It’s amazing how people bandy around the term “freedom of speech” without understanding the first thing about it. When people write equally silly things on my blog I feel compelled to remind them that my blog is NOT subject to the US constitution on Freedom of speech. I am a dictatorship. If they don’t like it they can shove off. One of the problems with the internet is that very uneducated people feel empowered to say very stupid things. Whatever anybody’s personal feeling about Dennis, the fact remains that his post was not about him, it was about facebook practices and scams by affiliates. It was a great article and it was exactly appropriate for this forum and for readers like me who wanted to learn something. It was not a Dennis marketing effort. Anyway, I’m aware that there are many who disparage dennis on personal grounds. None of it is really relevant. You were correct to focus the discussion.

  • Lauren Litwinka

    @Keith – “I am a dictatorship.” I love that. You’re so very right – one enormous drawback about the accessibility of the Internet is that it’s accessible to *everyone*. Good for you for taking that importance stance with your own blog- and hey, thanks for taking the time to share your thoughtful two cents on the situation. I officially deem your comment relevant and of substantial value!

    @SESmom – thanks for the brava!

  • ldii

    I like the good idea of open the site to community platform to host guest bloggers. We can compile other expert thought while increasing the rank of the site. I am interested in following your insight.

  • Blaise

    It’s never good practise to start fiddling with the content of people’s comments, for several reasons:

    Ethically: If I posted something, the sum of the words are what I meant. By chopping my post up, you change what I meant.

    Legally: By meddling with words, you open yourself up to legal attack in case you get sued for the hosting of the content of the comments. You might win, you might not, but it’s costly either way.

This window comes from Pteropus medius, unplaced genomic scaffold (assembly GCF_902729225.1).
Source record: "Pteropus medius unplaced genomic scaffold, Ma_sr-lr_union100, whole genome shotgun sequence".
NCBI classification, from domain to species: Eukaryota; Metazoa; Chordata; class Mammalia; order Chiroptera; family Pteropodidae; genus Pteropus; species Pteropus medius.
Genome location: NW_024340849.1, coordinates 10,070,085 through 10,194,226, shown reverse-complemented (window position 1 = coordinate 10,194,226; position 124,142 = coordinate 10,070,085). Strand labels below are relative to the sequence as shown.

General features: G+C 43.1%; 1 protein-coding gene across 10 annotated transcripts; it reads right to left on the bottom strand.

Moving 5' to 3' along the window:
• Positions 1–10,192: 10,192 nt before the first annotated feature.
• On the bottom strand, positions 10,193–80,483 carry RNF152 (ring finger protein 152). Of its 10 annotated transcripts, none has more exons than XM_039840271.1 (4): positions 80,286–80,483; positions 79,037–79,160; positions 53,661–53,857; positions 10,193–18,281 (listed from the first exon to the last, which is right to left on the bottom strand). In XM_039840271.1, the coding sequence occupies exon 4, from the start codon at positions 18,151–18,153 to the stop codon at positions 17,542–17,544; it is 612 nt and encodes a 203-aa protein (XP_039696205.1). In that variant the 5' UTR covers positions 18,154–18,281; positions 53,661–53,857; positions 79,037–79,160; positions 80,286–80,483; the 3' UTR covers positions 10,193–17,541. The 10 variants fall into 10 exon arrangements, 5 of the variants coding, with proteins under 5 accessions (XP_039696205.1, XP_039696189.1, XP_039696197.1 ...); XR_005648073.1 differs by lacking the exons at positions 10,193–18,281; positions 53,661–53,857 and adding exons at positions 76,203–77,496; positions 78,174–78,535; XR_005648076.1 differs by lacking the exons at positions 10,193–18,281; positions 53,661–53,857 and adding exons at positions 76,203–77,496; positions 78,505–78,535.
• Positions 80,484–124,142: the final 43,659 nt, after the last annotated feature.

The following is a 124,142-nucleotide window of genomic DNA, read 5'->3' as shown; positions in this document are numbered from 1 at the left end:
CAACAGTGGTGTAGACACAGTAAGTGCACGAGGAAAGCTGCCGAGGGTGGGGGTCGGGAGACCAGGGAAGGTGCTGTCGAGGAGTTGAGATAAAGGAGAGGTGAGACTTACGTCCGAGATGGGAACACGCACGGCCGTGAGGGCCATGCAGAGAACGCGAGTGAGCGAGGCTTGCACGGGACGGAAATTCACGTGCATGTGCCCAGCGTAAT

Best practise for everyone is to stick to “Pass/Delete” – I’d rather you culled my post completely instead of having my words mangled, you don;t have to spend time sweating over walking a legal tightrope.

    Interesting post!

  • Lauren Litwinka

    @Idii – right on! It’s often a rewarding win-win situation.

    @Blaise – Thanks for taking the time to leave your opinion on the matter!

  • Stephen van Egmond

    You are spot-on in trying to keep your discussions civil and on-topic. It’s always a question of when, not if, flame wars will start, and it’s a turning point in any community when the community’s managers decide to step up to, or abdicate, their responsibilities.

    “Freedom of speech” does not mean what such people think it means. This is your property, and if they don’t like the rules they can take a hike.

    As a practical matter, my advice is to save yourself the time: just delete posts with personal attacks outright, and ask the commenter to try being less personal in their commentary.

  • Lauren Litwinka

    @Stephen – Thanks for contributing to the conversation 🙂 I agree with your point of view. Too many people are guided by the misconception that blogs are public property, but the rules exist and are ready to be enforced whenever the blogger sees fit. A more effective approach might be for the disagreeing reader(s) to write their own blog posts in response to the issue- then they’d have the opportunity to be super snarky with the anchor text they use to link back to the original post… but I suppose that requires more work than simply adding their personal gripes to a comment thread…